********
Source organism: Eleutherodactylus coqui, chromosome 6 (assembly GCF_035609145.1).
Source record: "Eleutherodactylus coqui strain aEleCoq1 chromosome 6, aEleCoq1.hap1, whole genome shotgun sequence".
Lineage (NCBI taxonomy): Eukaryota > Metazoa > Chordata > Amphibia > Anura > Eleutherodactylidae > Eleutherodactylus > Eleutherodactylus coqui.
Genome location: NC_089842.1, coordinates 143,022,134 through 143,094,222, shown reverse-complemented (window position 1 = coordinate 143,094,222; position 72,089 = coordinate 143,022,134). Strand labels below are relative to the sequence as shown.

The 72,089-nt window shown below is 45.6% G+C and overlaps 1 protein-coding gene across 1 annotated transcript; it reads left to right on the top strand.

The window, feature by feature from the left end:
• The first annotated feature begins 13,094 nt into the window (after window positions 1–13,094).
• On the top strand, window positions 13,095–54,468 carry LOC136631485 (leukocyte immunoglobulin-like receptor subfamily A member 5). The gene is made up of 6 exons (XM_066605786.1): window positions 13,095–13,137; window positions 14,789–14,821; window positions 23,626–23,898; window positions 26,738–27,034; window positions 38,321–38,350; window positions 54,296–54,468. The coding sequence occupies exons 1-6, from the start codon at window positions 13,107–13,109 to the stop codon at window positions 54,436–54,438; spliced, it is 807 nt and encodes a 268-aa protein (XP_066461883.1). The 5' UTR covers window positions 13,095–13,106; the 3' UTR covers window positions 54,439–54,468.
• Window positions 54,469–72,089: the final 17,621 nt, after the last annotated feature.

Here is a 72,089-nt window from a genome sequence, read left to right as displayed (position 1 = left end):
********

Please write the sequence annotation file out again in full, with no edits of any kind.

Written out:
Source organism: Eleutherodactylus coqui, chromosome 6 (assembly GCF_035609145.1).
Source record: "Eleutherodactylus coqui strain aEleCoq1 chromosome 6, aEleCoq1.hap1, whole genome shotgun sequence".
Lineage (NCBI taxonomy): Eukaryota > Metazoa > Chordata > Amphibia > Anura > Eleutherodactylidae > Eleutherodactylus > Eleutherodactylus coqui.
Genome location: NC_089842.1, coordinates 143,022,134 through 143,094,222, shown reverse-complemented (window position 1 = coordinate 143,094,222; position 72,089 = coordinate 143,022,134). Strand labels below are relative to the sequence as shown.

The 72,089-nt window shown below is 45.6% G+C and overlaps 1 protein-coding gene across 1 annotated transcript; it reads left to right on the top strand.

The window, feature by feature from the left end:
• The first annotated feature begins 13,094 nt into the window (after window positions 1–13,094).
• On the top strand, window positions 13,095–54,468 carry LOC136631485 (leukocyte immunoglobulin-like receptor subfamily A member 5). The gene is made up of 6 exons (XM_066605786.1): window positions 13,095–13,137; window positions 14,789–14,821; window positions 23,626–23,898; window positions 26,738–27,034; window positions 38,321–38,350; window positions 54,296–54,468. The coding sequence occupies exons 1-6, from the start codon at window positions 13,107–13,109 to the stop codon at window positions 54,436–54,438; spliced, it is 807 nt and encodes a 268-aa protein (XP_066461883.1). The 5' UTR covers window positions 13,095–13,106; the 3' UTR covers window positions 54,439–54,468.
• Window positions 54,469–72,089: the final 17,621 nt, after the last annotated feature.

Here is a 72,089-nt window from a genome sequence, read left to right as displayed (position 1 = left end):